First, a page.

Mid-Michigan leisure weekend July 9-11 and past – The Morning Solar

art

• Seasonal Wooden Signs America: 5:30 PM – 7:30 PM July 9, $ 35-40, Art Reach of Mid Michigan 111 E. Broadway Ave., Mt. Pleasant, artreachcenter.org.

• Summer Time Planters: 5-6pm July 10th, Mid Michigan Art Reach 111 E. Broadway Mt. Pleasant, $ 25/30, artreachcenter.org.

• Lost in the Ozone: Exhibition by artist John Swanstrom, 9 am-5pm through July 15, CMU Park Library, free, 989-774-6415.

• Rare images from the Tuskegee Institute: early 20th century images at grpmcollections.org/Detail/collections/335. Also, check out historical images of Lincoln, lumberjacks, World War I, and others.

• Windows GR: Art exhibit at The Grand Rapids Public Museum, 272 Pearl St. NW, Grand Rapids, free with general admission ($ 2-12) and available at grpm.org/exhibits.

• Wonderfully done: the Artis Collection of African American Fine Art, Wednesdays through Fridays 12:00 PM-5:00PM, Saginaw Art Museum, museum admission $ 7, $ 5 students / seniors, 1126 N. Michigan Ave., Saginaw, saginawartmuseum.org/ausstellung/wunderbar made, 989-754-2491.

Beats

Hunter’s Ale House: Freak Daddy Unplugged 7-10 p.m. July 9; Space note 7-10 p.m. July 10, 4855 E. Blue Grass Road, Mt. Pleasant, facebook.com/huntersale, 989-779-2626.

• Thursday Rhythms: Thursdays at 7pm, Highland Blush, 118 Superior, Alma, $ 10 or $ 50 with dinner for two, highlandblush.com.

• Gabe Couch: Clare Summer Concerts 6-8pm July 15, Shamrock Park, 404 Wilcox Pkwy., Clare, claremichigan.com/summer-music-fest.

• Pendulum Lounge: Thursdays from 4:30 pm to 8:00 pm at the Midland Center for the Arts, 1801 W. St. Andrews St., Midland, live music, cocktails, small plates, visual arts demonstrations, trivia. more, inside / outside, midlandcenter.org/shows-tickets/pendulum-lounge.

• Mondays to May: every Monday at 7 pm, facebook.com/mayerlewinemusic.

• Kris Pride: daily 2:00 p.m., sessionlive.com/krispridemusic.

warehouse

• Take it From the Top: Virtual theater workshops for primary school children, lessons start July 19, fees vary, registration at whartoncenter.com/tiftt, 517-884-3166

• Camp Curious: Day camps for students until August, The Grand Rapids Public Museum. Fees start from $ 35, tickets.grpm.org/events.

family

• mountain. Pleasant Discovery Museum: 10 am-6pm Wed through Mon, $ 8, seniors, group, and military discounts, 5093 E. Remus Road, Mt. Pleasant; mpdiscoverymuseum.org, 989-317-3221.

• Homestead Farm: Farm-related activities from the 1870s, participating in feeding chickens or working in kindergarten 1 pm-5pm July 4th 400 S. Badour Road, Midland. Will be canceled in bad weather. Free, chippewanaturecenter.org.

• Amazing Pollinators: Playable maze to learn how bees, bugs, bats and butterflies contribute to pollination, Mon-Fri 9 am-5pm, Sat 10 am-5pm. and Sun., Grand Rapids Public Museum, 272 Pearl St., Grand Rapids, grpm.org.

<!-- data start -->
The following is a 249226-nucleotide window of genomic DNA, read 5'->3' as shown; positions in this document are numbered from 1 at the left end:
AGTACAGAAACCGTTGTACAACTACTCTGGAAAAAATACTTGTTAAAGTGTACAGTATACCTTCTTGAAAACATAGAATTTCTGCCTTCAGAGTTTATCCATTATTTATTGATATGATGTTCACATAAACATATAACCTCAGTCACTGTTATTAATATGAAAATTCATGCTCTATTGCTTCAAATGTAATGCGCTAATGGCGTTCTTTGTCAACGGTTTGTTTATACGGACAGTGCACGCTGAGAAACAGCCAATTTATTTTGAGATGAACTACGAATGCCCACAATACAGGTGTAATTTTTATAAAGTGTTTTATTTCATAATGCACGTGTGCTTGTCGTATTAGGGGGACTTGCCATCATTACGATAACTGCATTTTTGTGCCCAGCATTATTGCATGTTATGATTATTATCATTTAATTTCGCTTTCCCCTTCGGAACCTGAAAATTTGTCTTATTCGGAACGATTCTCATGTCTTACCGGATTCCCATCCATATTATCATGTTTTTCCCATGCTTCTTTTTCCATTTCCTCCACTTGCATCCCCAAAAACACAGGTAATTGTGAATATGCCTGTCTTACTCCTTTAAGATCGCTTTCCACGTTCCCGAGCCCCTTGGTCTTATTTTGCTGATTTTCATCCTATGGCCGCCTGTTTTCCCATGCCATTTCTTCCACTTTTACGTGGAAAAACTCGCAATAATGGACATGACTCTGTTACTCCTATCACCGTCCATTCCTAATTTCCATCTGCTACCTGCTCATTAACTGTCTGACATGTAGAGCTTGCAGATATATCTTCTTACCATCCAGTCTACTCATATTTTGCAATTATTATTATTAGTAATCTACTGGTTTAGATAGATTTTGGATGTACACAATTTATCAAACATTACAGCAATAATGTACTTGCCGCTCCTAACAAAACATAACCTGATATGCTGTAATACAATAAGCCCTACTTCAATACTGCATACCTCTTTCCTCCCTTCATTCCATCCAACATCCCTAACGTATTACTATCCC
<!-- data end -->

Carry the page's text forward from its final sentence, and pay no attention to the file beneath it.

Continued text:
Library

• Summer Book Sale: 1-6pm July 9th Veterans Memorial Library, 301 S. University Ave., Mt. Angenehm, 989-773-3242, rhelwig2@gmail.com.

miscellaneous

• Happy Hour Fundraiser: Get me a drink, 5:00 pm-6:30pm July 15, $ 20 donation supports the Humane Animal Treatment Society, The Brass Café, 128 S. Main St., Mt. Pleasant.

• mountain. Pleasant Speedway: 7:45 p.m. July 9, gates open 5:00 p.m., 4658 E. River Road, Mt. Pleasant, 989-773-2387.

Museums

• POPnology: Pop Culture and Technology Exhibition, USD 13 for adults, USD 12 for seniors, USD 8 for children, Grand Rapids Public Museum, 272 Pearl St. NW, Grand Rapids, grpm.org.

The Bohannon Schoolhouse in Mt. Pleasant hosts hands-on activities for all ages on history and science related to popular toys. With the kind permission of the CMU Museum

• Playtime Science & Homespun History: The CMU Museum is hosting a free indoor / outdoor event on the history and science of popular toys, 12 noon – 2pm, July 15, at the Bohannon Schoolhouse & Gerald L. Poor Museum, corner of Preston and West Campus Drive im Berg Pleasant. Every age; COVID precautionary measures in the school building; 989-0774-3829.

recreation

• Group Biking: The Mid Michigan Cycling Club is hosting a casual bike ride on a paved path from 6pm to 8pm on July 12th departing from the CMU-RC parking lot and a group ride on a paved street offered by bike shop Motorless Motion, 121 S. Main St., departs. Berg Pleasant. Helmet compulsory, bright clothing and flashing light desirable; facebook.com/MidMidCycling.

• Exciting Thursday: Rubber Ducky Derby & Kids Carnival: July 15, 6:00 p.m., Island Park, 331 N. Main Street, Mt Pleasant, bit.ly/3ysSJxh.

shop

• Farmers Market: Saturdays 9 am-2pm, Broadway Street, Downtown Mt. Pleasant, Thursdays 7:30 am-2pm, Island Park, 301 E. Andre St., Mt. Pleasant, facebook.com/mpfarmersmarket.

Desirous to journey, People e-book Solar Belt seashore, metropolis stays as pandemic fades